June 27, 2014

  1. a Mexican dish consisting of a fried tortilla, typically folded, filled with various mixtures, such as seasoned meat, beans, lettuce, and tomatoes.

But honestly, this can mean different things to different people. It's probably safe to say that most Americans think the only choices you need to make when it comes to tacos are 'crunchy' or 'soft'. Some have been clued into 'puffy tacos' - which as I understand it are uncooked corn tortillas which are fried till they expand - and California or Baja-style tacos, which usually include a fried flour shell. 

There are all kinds of crazy variations out there also (tacodilla, anyone?), which run the gamut from amazing to borderline travesty. But for the purposes of this post, I'm talking about traditional Mexican style tacos, for the most part. That means... THIS.

Now THAT's a taco. (Al Pastor Los Portales).
These are also tacos. (Shrimp and Fish @ Mariscos Los Willy's)


The taco predates the arrival of Europeans in Mexico. There is anthropological evidence that the indigenous people living in the lake region of the Valley of Mexico traditionally ate tacos filled with small fish. Writing at the time of the Spanish conquistadors, Bernal Díaz del Castillo documented the first taco feast enjoyed by Europeans, a meal which Hernán Cortés arranged for his captains in Coyoacán. It is not clear why the Spanish used their word, "taco", to describe this indigenous food. (Thanks Wikipedia!)

Street Tacos

For the purposes of this post, I'm talking about traditional or street tacos. That means corn tortillas. Made from corn, water and lime (calcium oxide). More on that process here, if you're interested.

And while this post is meant to be an introduction, there is SO MUCH MORE information out there. And a lot of that information can be reviewed at The Serious Eats Guide to Taco Styles. Information on the differences between griddled, fried, braised or simmered fillings, plus salsas, specialty tacos and much more information than you probably didn't know you even wanted to know about tacos.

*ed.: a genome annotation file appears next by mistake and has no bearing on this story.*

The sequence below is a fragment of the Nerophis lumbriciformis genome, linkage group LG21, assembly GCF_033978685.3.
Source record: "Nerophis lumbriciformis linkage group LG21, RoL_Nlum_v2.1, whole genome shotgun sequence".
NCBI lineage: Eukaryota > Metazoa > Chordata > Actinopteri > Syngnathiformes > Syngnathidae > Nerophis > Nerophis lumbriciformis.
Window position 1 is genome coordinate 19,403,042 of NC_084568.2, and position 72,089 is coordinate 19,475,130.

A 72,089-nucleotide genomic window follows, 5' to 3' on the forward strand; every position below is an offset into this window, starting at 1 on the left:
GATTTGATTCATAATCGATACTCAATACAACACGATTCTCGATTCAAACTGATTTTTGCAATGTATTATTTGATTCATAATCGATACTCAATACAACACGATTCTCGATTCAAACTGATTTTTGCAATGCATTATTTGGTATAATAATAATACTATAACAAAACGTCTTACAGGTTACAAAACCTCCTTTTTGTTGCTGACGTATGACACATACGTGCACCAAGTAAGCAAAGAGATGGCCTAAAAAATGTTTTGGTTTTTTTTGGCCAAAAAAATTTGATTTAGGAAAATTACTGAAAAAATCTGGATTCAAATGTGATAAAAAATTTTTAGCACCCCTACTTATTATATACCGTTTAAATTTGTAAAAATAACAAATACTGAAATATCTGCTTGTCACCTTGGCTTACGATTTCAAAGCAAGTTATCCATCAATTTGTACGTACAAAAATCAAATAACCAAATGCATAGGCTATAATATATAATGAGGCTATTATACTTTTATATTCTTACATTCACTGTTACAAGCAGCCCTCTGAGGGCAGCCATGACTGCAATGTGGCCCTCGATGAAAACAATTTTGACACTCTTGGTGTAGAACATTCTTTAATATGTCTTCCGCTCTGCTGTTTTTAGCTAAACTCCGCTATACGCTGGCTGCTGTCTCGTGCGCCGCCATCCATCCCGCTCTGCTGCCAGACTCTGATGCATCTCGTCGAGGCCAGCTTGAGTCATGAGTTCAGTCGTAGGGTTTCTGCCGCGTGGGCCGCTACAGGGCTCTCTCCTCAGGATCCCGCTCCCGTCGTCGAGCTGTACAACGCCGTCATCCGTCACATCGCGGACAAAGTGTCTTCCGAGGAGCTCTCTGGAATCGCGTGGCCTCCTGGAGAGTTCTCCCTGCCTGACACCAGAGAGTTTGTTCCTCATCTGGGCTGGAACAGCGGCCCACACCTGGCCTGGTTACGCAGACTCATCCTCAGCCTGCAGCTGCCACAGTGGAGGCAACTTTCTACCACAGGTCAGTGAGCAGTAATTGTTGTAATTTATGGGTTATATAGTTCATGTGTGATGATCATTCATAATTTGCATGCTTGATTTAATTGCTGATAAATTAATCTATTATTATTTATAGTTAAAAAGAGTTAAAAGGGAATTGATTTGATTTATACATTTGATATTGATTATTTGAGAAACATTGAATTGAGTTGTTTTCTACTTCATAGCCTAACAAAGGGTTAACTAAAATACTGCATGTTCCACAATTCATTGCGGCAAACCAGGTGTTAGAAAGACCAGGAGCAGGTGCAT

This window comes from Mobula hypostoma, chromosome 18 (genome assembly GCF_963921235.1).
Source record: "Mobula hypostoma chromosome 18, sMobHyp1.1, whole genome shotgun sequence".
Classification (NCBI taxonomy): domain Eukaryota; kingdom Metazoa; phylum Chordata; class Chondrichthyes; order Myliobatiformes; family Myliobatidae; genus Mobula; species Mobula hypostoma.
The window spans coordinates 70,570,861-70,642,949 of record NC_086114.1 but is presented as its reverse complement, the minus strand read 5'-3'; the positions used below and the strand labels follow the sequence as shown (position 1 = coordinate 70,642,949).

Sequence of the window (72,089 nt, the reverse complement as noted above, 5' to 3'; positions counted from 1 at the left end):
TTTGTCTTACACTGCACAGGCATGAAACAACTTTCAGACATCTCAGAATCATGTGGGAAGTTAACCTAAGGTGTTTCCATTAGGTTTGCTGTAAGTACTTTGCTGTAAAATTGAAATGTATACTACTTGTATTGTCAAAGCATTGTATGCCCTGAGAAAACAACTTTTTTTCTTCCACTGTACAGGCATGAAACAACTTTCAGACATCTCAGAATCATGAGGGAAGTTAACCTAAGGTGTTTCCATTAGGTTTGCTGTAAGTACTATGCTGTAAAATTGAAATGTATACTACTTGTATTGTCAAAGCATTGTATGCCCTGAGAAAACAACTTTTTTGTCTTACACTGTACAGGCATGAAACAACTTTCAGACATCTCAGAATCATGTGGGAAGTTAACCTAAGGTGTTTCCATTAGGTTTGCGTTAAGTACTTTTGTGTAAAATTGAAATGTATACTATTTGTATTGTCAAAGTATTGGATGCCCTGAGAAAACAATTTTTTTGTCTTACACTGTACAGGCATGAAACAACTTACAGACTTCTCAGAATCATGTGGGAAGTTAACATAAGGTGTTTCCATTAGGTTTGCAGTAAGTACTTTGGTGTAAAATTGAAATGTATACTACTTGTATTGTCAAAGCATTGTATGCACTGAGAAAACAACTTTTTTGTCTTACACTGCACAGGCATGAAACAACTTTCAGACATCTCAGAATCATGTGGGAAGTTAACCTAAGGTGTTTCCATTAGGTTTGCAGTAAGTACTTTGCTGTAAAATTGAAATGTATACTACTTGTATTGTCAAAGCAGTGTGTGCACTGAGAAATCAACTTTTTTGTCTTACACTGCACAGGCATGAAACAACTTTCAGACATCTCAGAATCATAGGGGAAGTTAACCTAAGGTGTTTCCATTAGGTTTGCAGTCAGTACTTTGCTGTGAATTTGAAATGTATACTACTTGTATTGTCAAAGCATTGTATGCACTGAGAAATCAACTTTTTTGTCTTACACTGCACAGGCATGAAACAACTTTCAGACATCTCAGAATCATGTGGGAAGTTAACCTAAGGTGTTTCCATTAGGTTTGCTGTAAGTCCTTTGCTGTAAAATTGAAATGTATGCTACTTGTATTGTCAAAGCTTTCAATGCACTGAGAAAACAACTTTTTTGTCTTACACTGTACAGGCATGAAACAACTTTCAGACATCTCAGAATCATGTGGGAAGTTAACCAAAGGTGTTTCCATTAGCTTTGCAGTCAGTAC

What you do need to know though, when visiting a new Taqueria (a Mexican restaurant specializing in tacos) though, are the food-related words. So the intent here is to help provide some guidance for places that might not offer English menus (or speak much English). 

I'm a firm believer in that you can go a long way in the world just knowing food words in other languages. (Or at least that's all the multilingual communication I aspire to right now...)

Taqueria el Paisa. Some of the best in town!

Sometimes there are chips too. Try to share.


Fillings can really be anything. And let's just say that if you're really opposed to trying new things, this probably isn't going to be in your wheelhouse. But if you go in with an open mind, just know you're going to taste some pretty amazing things. Also worth noting, there are lots of animal parts in the fray here. So vegetarians, be aware of that. 
  • carne asada (grilled steak)
  • cabeza (beef head)
  • sesos (beef brain)
  • lengua (beef tongue)
  • cachete (beef cheek)
  • suadero or 'rose meat' (tender beef cuts).
  • ojo (beef eye)
  • trompa (beef lips)
  • chorizo (Mexican sausage)
  • tripita (pork tripe / offal)
  • buche (pork stomach)
  • al pastor (pork marinated with pineapple)
  • carnitas (slow-cooked pork)
  • pollo (chicken)
  • pescado (fish)
  • camarones (shrimp)


Tacos show up on two overlapped small tortillas, usually with onion and cilantro. Limes are typically made available to squeeze on some additional juicy goodness. Sometimes sliced radishes or pickled chile peppers make an appearance as well. Occasionally - but more rarely - you'll see some grilled onions or cucumber slices. Shrimp and fish tacos usually break the rule of 'cilantro and onion' and include some kind of slaw instead (see above).

Tacos may also be served with salsa or guacamole, depending. Sometimes pico de gallo makes an appearance. Sour cream, cheese, lettuce, and the like are not included or needed. 

If you're counting calories, you can ditch one of the corn tortillas and save yourself 50 calories, but then you run the risk of compromising the structural integrity of your taco. Nobody wants that. 

Aqua Frescas

The first Tour de Taco we did back in 2012 introduced me to Horchata. My taco tour immediately also became an 80 oz. horchata tour. 

And now  I can't believe I lived on this earth for so long without it. So keep these words in mind also, and try out some new beverages to wash down all that taco goodness. Aguas Frescas (fresh waters) involve blending fruits, cereals, flowers, or seeds with sugar and water to make light non-alcoholic beverages.

Many types are self-explanatory (watermelon, for example). Here are some others worth a try.
  • Horchata - made with rice and cinnamon
  • Tamarindo / Tamarind - a pod-like tree fruit
  • Jamaica / Hibiscus - made from hibiscus flowers